ESR 3: The protein digestion and related micronutrient absorption profile in geriatric patients undergone bariatric surgery
Research project in AGePOP
Weight loss surgery has become an important weapon in the fight against the obesity, yet these surgeries are not without risk, particularly in older individuals. Bariatric surgery is likely to result in nutrient malabsorption and could exacerbate age-related decreases in muscle volume and strength. This project will investigate changes in protein and micronutrient absorption in this patient population. Improved understanding of these processes could help to ameliorate loss of muscular strength and improve patients’ quality of life.
Gabriel Eksteen completed a Bachelor of Science degree at Stellenbosch University, South Africa, followed by a Master Degree in Physiology in 2006, for which he conducted an intervention study to investigate intracellular muscular adaptation to a novel eccentric training protocol in recreational endurance runners. Gabriel Eksteen then moved to the University of Cape Town where he completed a postgraduate course in nutrition and dietetics to become a registered dietitian. He used this training to work as a dietitian in both South Africa and the UK, gaining experience in clinical practice and public health communication.
From 2015 to 2019, Gabriel Eksteen worked as a nutrition lecturer at the University of Cape Town, initially part-time and later full-time. This job provided him with the opportunity to rediscover and engage with his passion for research. He became involved in research on dietary patterns, hospital malnutrition and low-grade inflammation. This re-entry into research inspired him to look for opportunities to further his research career abroad.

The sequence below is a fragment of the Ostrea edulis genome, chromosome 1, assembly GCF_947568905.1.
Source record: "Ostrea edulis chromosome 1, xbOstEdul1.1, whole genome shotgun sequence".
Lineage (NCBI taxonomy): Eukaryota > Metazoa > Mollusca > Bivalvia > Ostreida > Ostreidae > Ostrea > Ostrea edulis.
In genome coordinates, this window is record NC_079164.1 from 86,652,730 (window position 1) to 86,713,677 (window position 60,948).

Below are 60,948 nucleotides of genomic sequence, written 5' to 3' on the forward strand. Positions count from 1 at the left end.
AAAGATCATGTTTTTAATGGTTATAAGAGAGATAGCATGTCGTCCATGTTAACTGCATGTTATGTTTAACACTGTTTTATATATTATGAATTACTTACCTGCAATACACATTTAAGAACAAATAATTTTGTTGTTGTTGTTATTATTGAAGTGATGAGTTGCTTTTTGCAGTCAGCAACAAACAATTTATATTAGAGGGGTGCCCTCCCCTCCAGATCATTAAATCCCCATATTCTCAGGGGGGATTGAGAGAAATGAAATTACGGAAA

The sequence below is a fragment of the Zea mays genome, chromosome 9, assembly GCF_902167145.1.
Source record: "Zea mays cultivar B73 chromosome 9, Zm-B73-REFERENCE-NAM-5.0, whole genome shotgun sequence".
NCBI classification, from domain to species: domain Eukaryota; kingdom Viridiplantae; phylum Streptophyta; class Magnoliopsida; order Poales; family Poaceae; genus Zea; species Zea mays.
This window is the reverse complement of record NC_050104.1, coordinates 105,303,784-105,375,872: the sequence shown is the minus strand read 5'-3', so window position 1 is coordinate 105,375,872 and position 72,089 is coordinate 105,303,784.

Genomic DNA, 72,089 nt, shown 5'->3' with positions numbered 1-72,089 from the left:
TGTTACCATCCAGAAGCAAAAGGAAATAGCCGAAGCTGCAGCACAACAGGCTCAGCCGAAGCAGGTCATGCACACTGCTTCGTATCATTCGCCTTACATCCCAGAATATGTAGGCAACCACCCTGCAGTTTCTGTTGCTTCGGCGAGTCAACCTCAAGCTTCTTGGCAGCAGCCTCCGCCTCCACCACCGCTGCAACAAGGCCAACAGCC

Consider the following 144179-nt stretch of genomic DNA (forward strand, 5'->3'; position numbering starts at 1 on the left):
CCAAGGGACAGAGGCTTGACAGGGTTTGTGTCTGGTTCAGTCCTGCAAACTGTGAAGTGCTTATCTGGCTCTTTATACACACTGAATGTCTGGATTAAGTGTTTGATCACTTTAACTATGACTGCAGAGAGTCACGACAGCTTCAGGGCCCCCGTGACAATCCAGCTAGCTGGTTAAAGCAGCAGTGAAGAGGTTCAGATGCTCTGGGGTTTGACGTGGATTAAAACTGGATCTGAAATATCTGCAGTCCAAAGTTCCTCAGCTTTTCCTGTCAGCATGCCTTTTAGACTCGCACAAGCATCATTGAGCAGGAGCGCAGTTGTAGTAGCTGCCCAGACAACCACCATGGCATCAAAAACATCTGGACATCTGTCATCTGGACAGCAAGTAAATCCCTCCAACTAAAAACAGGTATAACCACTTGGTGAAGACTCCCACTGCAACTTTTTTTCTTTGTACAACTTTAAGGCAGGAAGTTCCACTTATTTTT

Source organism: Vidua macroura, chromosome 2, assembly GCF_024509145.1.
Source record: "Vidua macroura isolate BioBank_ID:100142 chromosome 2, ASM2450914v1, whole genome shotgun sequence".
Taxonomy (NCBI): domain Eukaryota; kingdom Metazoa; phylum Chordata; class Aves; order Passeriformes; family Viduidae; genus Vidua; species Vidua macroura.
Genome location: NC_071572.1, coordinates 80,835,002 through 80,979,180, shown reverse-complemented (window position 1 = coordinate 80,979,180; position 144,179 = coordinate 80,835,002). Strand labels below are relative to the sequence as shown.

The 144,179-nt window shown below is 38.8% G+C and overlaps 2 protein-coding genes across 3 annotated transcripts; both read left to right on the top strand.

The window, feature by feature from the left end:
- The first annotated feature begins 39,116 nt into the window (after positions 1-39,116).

About Gabriel Eksteen
After several years in South Africa, and having worked in the UK, Gabriel has now moved to Leuven in Belgium with his wife and two young sons, Max and Sam.
Gabriel is a curious and analytical person, initially spurred on by his personal interest in wellness, nutrition and exercise. Throughout his career, he has become increasingly passionate about translating research findings into evidence-based clinical care and consumer-oriented information.
- Eksteen, G. and Mungal-Singh, V. (2015) Salt intake in South Africa: a current perspective. Journal of Endocrinology, Metabolism and Diabetes of South Africa, 20(1), pp.9-13. DOI: 10.1080/16089677.2015.1030878
- Myburgh, K., Eksteen, A., Tubbergh, K. and Niesler, C. (2006) Satellite Cell Proliferation in Response to 4 Weeks of Controlled Uphill vs. Downhill Interval Training Intervention. Medicine & Science in Sports & Exercise, 38(Supplement), p.S547.
- O’Halloran, S., Eksteen, G., Gebremariam, M. and Alston, L. (2020) Measurement Methods Used to Assess the School Food Environment: A Systematic Review. International Journal of Environmental Research and Public Health, 17(5), p.1623. DOI: 10.3390/ijerph17051623
- O’Halloran, S., Eksteen, G., Polayya, N., Ropertz, M. and Senekal, M. (2021) The Food Environment of Primary School Learners in a Low-to-Middle-Income Area in Cape Town, South Africa. Nutrients, 13(6). DOI: 10.3390/nu13062043
- Steyn, N., Eksteen, G. and Senekal, M. (2016) Assessment of the Dietary Intake of Schoolchildren in South Africa: 15 Years after the First National Study. Nutrients, 8(8), p.509. DIO: 10.3390/nu8080509